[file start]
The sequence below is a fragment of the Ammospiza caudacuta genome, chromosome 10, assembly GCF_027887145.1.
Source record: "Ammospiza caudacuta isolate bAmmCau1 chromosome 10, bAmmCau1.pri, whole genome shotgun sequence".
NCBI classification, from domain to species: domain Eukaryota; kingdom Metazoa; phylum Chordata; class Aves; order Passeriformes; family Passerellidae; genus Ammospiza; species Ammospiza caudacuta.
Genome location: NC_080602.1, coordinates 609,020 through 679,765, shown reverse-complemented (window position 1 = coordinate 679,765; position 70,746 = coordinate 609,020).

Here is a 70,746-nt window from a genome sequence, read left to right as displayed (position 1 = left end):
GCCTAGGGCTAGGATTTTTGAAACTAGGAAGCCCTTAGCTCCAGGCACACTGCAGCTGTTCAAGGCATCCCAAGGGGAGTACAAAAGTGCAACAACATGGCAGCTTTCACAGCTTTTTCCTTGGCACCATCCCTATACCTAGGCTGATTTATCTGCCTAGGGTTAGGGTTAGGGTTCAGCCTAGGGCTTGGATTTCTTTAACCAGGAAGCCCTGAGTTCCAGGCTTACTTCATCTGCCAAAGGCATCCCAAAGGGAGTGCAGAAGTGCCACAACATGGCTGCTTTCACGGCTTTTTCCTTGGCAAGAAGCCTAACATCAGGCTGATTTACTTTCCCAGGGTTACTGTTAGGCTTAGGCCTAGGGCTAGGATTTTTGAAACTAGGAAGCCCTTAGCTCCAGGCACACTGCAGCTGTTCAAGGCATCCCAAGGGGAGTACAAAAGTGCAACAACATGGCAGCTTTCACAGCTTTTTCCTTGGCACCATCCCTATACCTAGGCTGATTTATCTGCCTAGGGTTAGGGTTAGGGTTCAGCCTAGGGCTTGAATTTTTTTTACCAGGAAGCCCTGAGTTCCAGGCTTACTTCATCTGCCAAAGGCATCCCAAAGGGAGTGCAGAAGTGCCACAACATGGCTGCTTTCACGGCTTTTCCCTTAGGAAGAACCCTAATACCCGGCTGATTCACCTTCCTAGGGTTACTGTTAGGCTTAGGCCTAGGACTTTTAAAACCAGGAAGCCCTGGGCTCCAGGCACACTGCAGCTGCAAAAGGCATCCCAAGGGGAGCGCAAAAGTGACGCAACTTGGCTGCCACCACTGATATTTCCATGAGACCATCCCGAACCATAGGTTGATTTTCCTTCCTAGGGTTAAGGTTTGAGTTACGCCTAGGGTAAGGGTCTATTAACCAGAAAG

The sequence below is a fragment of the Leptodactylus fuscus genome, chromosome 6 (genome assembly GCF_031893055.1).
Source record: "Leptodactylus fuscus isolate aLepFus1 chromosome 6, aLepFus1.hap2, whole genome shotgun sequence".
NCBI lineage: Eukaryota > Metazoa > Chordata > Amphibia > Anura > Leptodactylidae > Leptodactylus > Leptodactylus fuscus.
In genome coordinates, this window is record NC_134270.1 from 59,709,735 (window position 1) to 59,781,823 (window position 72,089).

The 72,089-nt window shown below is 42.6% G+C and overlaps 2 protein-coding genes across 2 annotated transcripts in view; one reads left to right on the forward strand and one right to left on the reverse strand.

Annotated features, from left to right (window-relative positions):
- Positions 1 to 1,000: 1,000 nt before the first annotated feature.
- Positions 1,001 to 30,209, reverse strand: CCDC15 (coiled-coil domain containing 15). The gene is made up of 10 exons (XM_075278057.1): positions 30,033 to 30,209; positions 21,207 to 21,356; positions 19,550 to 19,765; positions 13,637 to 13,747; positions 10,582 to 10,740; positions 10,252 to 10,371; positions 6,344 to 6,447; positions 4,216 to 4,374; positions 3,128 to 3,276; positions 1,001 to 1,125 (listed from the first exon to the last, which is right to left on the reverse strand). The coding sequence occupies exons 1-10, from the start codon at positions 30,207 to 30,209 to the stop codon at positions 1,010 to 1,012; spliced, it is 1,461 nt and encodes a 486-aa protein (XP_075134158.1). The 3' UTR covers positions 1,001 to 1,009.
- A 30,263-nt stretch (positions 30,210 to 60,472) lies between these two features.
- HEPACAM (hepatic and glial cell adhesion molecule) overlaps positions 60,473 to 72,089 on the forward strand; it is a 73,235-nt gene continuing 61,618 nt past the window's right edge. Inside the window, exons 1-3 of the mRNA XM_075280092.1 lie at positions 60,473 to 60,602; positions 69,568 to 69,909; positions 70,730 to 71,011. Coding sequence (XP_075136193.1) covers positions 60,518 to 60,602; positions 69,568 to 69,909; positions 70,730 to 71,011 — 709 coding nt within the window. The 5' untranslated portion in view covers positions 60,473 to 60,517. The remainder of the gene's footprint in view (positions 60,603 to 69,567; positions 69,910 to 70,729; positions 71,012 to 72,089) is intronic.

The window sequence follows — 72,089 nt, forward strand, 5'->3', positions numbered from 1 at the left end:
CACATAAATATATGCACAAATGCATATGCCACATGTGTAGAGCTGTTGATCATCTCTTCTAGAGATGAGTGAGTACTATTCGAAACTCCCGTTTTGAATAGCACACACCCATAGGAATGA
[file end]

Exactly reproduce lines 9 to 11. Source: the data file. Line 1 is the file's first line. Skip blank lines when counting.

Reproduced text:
NCBI lineage: Eukaryota > Metazoa > Chordata > Amphibia > Anura > Leptodactylidae > Leptodactylus > Leptodactylus fuscus.
In genome coordinates, this window is record NC_134270.1 from 59,709,735 (window position 1) to 59,781,823 (window position 72,089).

The 72,089-nt window shown below is 42.6% G+C and overlaps 2 protein-coding genes across 2 annotated transcripts in view; one reads left to right on the forward strand and one right to left on the reverse strand.